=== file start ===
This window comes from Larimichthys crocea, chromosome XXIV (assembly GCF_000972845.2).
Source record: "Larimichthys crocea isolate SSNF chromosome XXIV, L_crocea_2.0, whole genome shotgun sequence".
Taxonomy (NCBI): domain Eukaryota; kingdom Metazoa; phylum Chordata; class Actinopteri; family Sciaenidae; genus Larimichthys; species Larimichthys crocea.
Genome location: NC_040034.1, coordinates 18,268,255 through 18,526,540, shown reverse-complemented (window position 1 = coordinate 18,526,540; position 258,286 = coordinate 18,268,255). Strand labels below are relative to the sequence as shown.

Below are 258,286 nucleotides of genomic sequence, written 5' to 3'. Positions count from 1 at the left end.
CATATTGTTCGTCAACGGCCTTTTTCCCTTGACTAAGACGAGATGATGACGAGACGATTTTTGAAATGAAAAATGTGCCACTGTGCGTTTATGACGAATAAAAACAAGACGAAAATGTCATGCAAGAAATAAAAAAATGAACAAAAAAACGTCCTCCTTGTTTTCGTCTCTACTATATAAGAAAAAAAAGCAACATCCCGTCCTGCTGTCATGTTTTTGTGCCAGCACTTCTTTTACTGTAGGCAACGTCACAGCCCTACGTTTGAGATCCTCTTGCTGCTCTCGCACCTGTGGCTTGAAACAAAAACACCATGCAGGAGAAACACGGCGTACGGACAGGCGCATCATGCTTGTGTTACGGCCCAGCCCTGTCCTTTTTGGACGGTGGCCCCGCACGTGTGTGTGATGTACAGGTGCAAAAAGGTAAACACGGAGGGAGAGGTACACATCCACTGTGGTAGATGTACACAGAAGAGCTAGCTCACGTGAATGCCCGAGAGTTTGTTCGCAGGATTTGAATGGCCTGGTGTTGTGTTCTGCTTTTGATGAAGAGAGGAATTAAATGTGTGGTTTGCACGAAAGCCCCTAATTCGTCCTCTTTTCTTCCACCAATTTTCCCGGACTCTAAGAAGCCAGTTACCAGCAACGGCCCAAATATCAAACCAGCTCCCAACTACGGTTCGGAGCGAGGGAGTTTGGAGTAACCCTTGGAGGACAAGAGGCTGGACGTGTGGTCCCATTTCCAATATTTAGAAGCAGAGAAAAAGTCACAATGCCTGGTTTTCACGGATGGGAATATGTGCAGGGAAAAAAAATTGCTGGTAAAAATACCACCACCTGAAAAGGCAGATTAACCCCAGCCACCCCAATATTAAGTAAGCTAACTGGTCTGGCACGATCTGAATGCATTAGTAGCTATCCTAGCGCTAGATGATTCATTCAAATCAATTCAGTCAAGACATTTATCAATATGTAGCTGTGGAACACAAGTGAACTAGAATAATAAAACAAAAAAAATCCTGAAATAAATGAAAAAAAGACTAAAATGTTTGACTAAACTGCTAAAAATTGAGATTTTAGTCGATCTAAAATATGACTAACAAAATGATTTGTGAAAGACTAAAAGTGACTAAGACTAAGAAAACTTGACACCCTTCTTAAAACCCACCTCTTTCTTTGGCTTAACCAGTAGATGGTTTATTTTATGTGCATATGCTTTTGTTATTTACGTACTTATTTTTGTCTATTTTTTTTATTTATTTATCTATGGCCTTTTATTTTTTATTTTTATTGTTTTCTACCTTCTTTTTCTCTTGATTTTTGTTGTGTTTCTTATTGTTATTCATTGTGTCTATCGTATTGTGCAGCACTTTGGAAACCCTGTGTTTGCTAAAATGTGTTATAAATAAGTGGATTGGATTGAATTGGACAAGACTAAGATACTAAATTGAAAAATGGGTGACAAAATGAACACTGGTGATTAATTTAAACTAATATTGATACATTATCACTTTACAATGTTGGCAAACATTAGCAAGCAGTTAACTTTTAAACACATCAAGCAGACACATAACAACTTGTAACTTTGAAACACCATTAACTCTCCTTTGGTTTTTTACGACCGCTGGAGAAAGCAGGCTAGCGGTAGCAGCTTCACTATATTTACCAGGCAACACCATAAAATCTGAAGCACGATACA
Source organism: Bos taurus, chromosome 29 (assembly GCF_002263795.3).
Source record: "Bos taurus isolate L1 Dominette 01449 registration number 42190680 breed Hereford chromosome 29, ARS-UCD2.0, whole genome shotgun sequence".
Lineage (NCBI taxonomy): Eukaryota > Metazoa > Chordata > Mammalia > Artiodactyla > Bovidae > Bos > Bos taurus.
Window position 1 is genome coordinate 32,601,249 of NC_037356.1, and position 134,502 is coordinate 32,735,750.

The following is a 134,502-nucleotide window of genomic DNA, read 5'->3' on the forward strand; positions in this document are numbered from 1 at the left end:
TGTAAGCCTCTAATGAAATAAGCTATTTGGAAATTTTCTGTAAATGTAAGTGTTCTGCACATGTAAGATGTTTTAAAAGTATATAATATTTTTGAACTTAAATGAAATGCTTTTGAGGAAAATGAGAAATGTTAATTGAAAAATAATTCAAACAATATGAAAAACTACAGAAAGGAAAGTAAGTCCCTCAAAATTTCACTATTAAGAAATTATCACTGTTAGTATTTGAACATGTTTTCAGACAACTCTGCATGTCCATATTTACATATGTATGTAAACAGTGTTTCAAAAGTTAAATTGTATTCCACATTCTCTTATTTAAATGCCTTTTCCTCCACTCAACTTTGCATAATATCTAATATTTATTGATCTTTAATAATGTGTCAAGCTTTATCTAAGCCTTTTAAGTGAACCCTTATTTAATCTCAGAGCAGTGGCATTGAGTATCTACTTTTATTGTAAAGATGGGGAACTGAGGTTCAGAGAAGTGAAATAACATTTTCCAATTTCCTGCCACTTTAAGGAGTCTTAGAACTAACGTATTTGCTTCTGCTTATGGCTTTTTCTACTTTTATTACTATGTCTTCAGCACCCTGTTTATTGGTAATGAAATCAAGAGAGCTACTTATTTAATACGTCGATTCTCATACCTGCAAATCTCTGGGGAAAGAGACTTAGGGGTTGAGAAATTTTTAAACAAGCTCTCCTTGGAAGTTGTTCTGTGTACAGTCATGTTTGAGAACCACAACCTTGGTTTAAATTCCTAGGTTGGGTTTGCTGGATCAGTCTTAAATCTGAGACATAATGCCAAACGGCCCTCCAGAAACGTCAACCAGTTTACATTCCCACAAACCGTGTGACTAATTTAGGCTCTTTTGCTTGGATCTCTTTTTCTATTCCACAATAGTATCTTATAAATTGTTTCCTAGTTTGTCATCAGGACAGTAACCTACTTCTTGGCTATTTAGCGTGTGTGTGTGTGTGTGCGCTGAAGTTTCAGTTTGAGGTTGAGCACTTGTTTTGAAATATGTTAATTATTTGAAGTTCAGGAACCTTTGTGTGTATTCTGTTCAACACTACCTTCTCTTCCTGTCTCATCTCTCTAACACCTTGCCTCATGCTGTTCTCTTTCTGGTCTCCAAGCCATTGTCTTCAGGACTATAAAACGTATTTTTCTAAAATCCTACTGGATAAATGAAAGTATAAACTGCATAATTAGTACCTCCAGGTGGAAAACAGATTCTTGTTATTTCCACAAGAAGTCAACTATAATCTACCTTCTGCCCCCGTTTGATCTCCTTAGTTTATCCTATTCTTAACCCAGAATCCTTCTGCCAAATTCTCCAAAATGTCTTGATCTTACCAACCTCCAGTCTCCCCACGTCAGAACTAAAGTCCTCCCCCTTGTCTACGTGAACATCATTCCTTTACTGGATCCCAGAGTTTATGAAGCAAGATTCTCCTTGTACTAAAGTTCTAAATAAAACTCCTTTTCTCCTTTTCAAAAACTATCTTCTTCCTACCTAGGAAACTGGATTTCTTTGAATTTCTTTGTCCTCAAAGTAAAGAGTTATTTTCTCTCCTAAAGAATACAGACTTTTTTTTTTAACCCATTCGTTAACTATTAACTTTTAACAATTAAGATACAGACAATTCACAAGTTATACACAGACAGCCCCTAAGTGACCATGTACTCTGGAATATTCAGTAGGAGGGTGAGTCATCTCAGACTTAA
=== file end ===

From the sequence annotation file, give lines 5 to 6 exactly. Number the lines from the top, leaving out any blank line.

Below are 258,286 nucleotides of genomic sequence, written 5' to 3'. Positions count from 1 at the left end.
CATATTGTTCGTCAACGGCCTTTTTCCCTTGACTAAGACGAGATGATGACGAGACGATTTTTGAAATGAAAAATGTGCCACTGTGCGTTTATGACGAATAAAAACAAGACGAAAATGTCATGCAAGAAATAAAAAAATGAACAAAAAAACGTCCTCCTTGTTTTCGTCTCTACTATATAAGAAAAAAAAGCAACATCCCGTCCTGCTGTCATGTTTTTGTGCCAGCACTTCTTTTACTGTAGGCAACGTCACAGCCCTACGTTTGAGATCCTCTTGCTGCTCTCGCACCTGTGGCTTGAAACAAAAACACCATGCAGGAGAAACACGGCGTACGGACAGGCGCATCATGCTTGTGTTACGGCCCAGCCCTGTCCTTTTTGGACGGTGGCCCCGCACGTGTGTGTGATGTACAGGTGCAAAAAGGTAAACACGGAGGGAGAGGTACACATCCACTGTGGTAGATGTACACAGAAGAGCTAGCTCACGTGAATGCCCGAGAGTTTGTTCGCAGGATTTGAATGGCCTGGTGTTGTGTTCTGCTTTTGATGAAGAGAGGAATTAAATGTGTGGTTTGCACGAAAGCCCCTAATTCGTCCTCTTTTCTTCCACCAATTTTCCCGGACTCTAAGAAGCCAGTTACCAGCAACGGCCCAAATATCAAACCAGCTCCCAACTACGGTTCGGAGCGAGGGAGTTTGGAGTAACCCTTGGAGGACAAGAGGCTGGACGTGTGGTCCCATTTCCAATATTTAGAAGCAGAGAAAAAGTCACAATGCCTGGTTTTCACGGATGGGAATATGTGCAGGGAAAAAAAATTGCTGGTAAAAATACCACCACCTGAAAAGGCAGATTAACCCCAGCCACCCCAATATTAAGTAAGCTAACTGGTCTGGCACGATCTGAATGCATTAGTAGCTATCCTAGCGCTAGATGATTCATTCAAATCAATTCAGTCAAGACATTTATCAATATGTAGCTGTGGAACACAAGTGAACTAGAATAATAAAACAAAAAAAATCCTGAAATAAATGAAAAAAAGACTAAAATGTTTGACTAAACTGCTAAAAATTGAGATTTTAGTCGATCTAAAATATGACTAACAAAATGATTTGTGAAAGACTAAAAGTGACTAAGACTAAGAAAACTTGACACCCTTCTTAAAACCCACCTCTTTCTTTGGCTTAACCAGTAGATGGTTTATTTTATGTGCATATGCTTTTGTTATTTACGTACTTATTTTTGTCTATTTTTTTTATTTATTTATCTATGGCCTTTTATTTTTTATTTTTATTGTTTTCTACCTTCTTTTTCTCTTGATTTTTGTTGTGTTTCTTATTGTTATTCATTGTGTCTATCGTATTGTGCAGCACTTTGGAAACCCTGTGTTTGCTAAAATGTGTTATAAATAAGTGGATTGGATTGAATTGGACAAGACTAAGATACTAAATTGAAAAATGGGTGACAAAATGAACACTGGTGATTAATTTAAACTAATATTGATACATTATCACTTTACAATGTTGGCAAACATTAGCAAGCAGTTAACTTTTAAACACATCAAGCAGACACATAACAACTTGTAACTTTGAAACACCATTAACTCTCCTTTGGTTTTTTACGACCGCTGGAGAAAGCAGGCTAGCGGTAGCAGCTTCACTATATTTACCAGGCAACACCATAAAATCTGAAGCACGATACA